1. I need to remind myself to be slow to speak, and quick to listen. I wrote a blog post about this entitled, “Slow to Speak,” where I go into greater detail concerning this.  Please take a few minutes and review my humble opinion.  Know this, my beloved brothers: let every person be quick to hear, slow to speak, slow to anger; for the anger of man does not produce the righteousness of God. (James 1:19-20 ESV).  Could it be that we have so much anger because everyone is talking, but no one is listening?
  2. I need to tell myself that when I do speak, I MUST always do so in love. Even when I am right and when I am speaking truth, I should never use the truth as a club to beat someone into submission so I can win the argument.  Rather, speaking the truth in love, we are to grow up in every way into him who is the head, into Christ, (Ephesians 4:15 ESV).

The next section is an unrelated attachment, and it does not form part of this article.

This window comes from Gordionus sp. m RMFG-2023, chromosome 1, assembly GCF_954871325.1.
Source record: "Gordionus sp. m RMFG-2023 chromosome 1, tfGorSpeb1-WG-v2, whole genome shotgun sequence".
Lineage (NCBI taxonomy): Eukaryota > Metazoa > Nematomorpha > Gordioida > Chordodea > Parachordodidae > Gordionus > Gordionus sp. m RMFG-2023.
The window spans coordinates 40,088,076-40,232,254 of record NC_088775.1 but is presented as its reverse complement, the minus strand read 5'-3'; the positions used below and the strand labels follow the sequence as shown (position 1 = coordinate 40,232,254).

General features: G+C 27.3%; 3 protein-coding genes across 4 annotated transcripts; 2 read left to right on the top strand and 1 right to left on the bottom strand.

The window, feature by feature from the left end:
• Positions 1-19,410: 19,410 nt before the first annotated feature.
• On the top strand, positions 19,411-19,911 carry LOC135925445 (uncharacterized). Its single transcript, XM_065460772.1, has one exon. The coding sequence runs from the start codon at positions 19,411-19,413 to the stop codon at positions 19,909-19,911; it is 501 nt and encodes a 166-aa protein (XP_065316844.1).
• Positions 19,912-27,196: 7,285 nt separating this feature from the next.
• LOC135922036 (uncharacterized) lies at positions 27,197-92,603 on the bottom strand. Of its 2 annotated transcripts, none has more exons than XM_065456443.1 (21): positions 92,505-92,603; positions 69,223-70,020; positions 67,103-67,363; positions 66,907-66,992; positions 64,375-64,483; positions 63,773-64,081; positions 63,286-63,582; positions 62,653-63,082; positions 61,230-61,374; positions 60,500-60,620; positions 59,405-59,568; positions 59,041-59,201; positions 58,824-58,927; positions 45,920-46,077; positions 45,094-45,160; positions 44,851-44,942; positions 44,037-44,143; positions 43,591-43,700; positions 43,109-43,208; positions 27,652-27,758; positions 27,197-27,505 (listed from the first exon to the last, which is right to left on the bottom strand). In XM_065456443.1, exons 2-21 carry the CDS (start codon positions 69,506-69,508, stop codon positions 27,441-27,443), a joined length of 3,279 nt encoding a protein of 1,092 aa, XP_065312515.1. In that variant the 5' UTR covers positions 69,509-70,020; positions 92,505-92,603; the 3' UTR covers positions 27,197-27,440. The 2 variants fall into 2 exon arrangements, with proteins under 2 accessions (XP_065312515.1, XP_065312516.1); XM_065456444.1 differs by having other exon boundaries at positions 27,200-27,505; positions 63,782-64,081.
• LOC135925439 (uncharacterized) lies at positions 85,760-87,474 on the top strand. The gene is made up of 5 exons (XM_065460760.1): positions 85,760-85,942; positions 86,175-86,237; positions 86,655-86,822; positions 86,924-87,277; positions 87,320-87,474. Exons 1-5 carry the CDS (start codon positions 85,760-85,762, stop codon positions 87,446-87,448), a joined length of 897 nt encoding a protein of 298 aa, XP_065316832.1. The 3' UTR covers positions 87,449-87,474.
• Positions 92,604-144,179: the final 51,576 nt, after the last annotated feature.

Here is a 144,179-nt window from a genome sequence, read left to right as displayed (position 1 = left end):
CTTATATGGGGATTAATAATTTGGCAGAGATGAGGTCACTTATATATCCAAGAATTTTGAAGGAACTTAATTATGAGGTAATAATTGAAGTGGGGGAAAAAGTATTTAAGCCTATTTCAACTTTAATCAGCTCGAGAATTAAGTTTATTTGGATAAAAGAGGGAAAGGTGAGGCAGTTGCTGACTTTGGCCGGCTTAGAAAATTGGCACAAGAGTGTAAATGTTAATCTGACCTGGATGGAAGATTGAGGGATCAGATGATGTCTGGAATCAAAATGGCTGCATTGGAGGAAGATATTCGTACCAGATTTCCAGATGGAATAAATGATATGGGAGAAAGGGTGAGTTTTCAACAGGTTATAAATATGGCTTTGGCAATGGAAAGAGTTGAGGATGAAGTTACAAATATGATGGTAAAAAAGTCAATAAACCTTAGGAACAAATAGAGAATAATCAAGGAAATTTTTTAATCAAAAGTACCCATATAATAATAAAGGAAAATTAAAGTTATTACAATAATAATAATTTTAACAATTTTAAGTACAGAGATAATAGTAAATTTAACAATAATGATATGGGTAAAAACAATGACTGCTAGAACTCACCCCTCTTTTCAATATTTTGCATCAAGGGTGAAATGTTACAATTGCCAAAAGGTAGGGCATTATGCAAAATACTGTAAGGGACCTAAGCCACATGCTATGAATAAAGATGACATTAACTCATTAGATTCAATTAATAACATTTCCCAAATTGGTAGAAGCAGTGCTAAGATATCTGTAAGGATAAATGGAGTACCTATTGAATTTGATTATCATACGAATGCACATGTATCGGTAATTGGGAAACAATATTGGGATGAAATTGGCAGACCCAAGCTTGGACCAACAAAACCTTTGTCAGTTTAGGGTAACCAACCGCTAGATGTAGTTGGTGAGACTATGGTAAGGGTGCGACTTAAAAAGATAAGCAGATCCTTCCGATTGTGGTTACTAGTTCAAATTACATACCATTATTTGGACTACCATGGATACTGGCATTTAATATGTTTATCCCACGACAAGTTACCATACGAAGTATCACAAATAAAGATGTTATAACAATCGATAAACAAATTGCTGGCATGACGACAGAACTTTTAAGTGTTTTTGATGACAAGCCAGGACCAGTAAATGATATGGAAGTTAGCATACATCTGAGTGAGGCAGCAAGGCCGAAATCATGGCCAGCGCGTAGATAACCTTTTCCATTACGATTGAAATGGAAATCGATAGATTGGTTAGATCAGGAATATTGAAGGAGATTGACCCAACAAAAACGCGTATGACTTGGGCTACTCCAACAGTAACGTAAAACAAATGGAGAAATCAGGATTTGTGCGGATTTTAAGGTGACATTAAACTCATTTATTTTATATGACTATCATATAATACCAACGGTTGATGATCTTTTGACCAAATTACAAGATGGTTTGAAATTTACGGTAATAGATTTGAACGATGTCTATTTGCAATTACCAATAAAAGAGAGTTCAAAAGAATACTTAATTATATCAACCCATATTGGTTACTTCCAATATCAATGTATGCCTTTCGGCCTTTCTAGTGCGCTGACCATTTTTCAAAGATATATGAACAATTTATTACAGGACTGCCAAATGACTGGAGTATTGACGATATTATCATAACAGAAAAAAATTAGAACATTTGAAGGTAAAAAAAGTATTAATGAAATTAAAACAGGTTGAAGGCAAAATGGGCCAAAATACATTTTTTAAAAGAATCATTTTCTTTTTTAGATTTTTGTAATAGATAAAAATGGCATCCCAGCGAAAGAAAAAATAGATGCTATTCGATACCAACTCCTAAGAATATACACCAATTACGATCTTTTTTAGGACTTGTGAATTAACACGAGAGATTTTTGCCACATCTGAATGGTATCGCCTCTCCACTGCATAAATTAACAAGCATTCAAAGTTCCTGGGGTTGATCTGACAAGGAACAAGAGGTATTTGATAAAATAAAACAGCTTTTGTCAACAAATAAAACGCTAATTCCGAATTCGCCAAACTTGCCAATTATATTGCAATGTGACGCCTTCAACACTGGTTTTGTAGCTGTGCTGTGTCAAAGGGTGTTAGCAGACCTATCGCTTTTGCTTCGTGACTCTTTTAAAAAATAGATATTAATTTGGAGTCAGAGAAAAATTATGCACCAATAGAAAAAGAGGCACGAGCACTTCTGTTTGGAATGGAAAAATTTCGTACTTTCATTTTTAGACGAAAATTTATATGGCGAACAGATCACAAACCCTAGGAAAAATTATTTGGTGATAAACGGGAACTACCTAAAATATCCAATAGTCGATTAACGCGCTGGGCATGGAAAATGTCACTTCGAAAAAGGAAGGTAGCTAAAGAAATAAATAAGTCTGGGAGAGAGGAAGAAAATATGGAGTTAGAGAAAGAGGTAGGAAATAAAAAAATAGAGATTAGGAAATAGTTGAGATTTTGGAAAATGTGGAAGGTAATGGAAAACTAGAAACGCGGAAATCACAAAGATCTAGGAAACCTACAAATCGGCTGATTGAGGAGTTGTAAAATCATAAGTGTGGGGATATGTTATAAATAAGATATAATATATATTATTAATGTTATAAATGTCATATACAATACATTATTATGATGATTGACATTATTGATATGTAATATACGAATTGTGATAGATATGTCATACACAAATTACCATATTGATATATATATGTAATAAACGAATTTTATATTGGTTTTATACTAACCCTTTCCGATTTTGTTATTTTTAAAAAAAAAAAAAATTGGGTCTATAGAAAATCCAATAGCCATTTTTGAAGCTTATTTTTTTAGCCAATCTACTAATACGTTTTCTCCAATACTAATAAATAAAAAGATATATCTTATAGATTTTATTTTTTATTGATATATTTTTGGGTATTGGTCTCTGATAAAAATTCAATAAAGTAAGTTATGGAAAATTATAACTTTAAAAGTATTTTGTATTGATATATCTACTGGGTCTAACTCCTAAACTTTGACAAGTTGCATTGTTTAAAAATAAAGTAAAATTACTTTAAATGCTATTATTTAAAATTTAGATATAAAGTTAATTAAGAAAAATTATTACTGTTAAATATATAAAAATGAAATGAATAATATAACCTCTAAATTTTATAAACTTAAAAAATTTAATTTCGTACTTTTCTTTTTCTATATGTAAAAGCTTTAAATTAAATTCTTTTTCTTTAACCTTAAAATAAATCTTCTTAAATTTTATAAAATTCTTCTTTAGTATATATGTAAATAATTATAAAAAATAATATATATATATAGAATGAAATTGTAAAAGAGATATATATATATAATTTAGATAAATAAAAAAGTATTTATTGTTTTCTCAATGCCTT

3. I need to be careful with whom I am aligned. If I am a Christ-follower, the very reputation of Jesus Christ is at stake.  I need others to see my allegiance to Jesus, or else I will be seen as someone else’s pawn.  You adulterous people! Do you not know that friendship with the world is enmity with God? Therefore whoever wishes to be a friend of the world makes himself an enemy of God. (James 4:4 ESV)
  4. Jesus cares about all this craziness and confusion and deeply loves us crazy and confused people, even if we have rebelled against His loving and deserved rule over us. He has the answer – Himself!  … but God shows his love for us in that while we were still sinners, Christ died for us. (Romans 5:8 ESV)